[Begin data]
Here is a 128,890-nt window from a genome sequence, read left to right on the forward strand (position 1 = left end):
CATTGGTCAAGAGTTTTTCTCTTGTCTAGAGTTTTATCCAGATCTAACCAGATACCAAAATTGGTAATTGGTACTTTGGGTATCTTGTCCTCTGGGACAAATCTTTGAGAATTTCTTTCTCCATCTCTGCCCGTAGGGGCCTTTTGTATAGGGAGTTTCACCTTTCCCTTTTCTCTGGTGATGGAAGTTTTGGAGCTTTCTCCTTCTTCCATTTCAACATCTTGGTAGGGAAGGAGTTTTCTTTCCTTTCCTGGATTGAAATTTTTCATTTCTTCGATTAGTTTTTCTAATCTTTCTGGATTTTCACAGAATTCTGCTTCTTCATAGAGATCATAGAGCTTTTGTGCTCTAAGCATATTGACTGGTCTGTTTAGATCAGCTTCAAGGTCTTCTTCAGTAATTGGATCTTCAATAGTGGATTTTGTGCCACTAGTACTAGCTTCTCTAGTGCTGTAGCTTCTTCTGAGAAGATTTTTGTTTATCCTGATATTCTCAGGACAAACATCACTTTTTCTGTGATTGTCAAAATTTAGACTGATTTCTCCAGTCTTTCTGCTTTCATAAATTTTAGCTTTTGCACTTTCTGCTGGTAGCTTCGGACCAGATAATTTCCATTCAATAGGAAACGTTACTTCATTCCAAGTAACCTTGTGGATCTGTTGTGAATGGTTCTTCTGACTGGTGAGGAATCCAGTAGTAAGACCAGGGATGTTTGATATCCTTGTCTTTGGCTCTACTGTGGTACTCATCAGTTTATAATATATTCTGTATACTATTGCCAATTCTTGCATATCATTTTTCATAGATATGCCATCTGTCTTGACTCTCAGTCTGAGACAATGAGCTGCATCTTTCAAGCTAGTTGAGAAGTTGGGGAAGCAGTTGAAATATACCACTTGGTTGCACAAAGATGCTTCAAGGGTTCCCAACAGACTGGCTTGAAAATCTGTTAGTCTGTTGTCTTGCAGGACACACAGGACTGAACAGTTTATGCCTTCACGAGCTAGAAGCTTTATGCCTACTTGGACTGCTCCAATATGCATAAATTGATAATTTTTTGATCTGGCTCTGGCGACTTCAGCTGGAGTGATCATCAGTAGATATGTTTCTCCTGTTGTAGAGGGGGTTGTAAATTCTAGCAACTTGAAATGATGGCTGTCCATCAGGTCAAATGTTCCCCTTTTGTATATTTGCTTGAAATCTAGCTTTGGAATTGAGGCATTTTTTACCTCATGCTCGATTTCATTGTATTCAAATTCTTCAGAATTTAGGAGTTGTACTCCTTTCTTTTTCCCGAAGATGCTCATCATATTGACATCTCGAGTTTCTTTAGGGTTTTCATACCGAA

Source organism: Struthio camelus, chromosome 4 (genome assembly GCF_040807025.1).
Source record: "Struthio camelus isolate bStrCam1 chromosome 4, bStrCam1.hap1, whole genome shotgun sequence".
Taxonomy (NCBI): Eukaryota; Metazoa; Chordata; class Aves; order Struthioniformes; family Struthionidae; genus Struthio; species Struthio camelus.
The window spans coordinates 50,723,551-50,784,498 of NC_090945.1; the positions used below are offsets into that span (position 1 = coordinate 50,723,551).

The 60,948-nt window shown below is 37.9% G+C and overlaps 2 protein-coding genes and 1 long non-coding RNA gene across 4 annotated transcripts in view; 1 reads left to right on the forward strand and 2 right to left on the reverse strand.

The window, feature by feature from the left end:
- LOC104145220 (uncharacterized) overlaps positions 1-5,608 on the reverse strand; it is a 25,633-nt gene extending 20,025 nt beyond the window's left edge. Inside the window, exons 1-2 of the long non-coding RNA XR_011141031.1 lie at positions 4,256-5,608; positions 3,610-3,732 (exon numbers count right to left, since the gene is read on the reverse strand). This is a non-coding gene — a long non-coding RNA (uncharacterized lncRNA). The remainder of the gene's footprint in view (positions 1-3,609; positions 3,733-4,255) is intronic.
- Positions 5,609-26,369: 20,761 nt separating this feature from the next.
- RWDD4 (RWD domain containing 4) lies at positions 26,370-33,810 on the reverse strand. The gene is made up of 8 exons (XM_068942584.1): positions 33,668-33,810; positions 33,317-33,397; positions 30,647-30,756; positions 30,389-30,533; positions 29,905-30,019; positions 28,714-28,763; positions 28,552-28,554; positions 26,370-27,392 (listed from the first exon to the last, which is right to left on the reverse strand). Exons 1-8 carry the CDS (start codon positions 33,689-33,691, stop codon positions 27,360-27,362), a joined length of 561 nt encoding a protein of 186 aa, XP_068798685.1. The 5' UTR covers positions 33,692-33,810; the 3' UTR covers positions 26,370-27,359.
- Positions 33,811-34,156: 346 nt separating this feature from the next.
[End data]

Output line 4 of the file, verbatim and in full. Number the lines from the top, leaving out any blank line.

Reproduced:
Source record: "Struthio camelus isolate bStrCam1 chromosome 4, bStrCam1.hap1, whole genome shotgun sequence".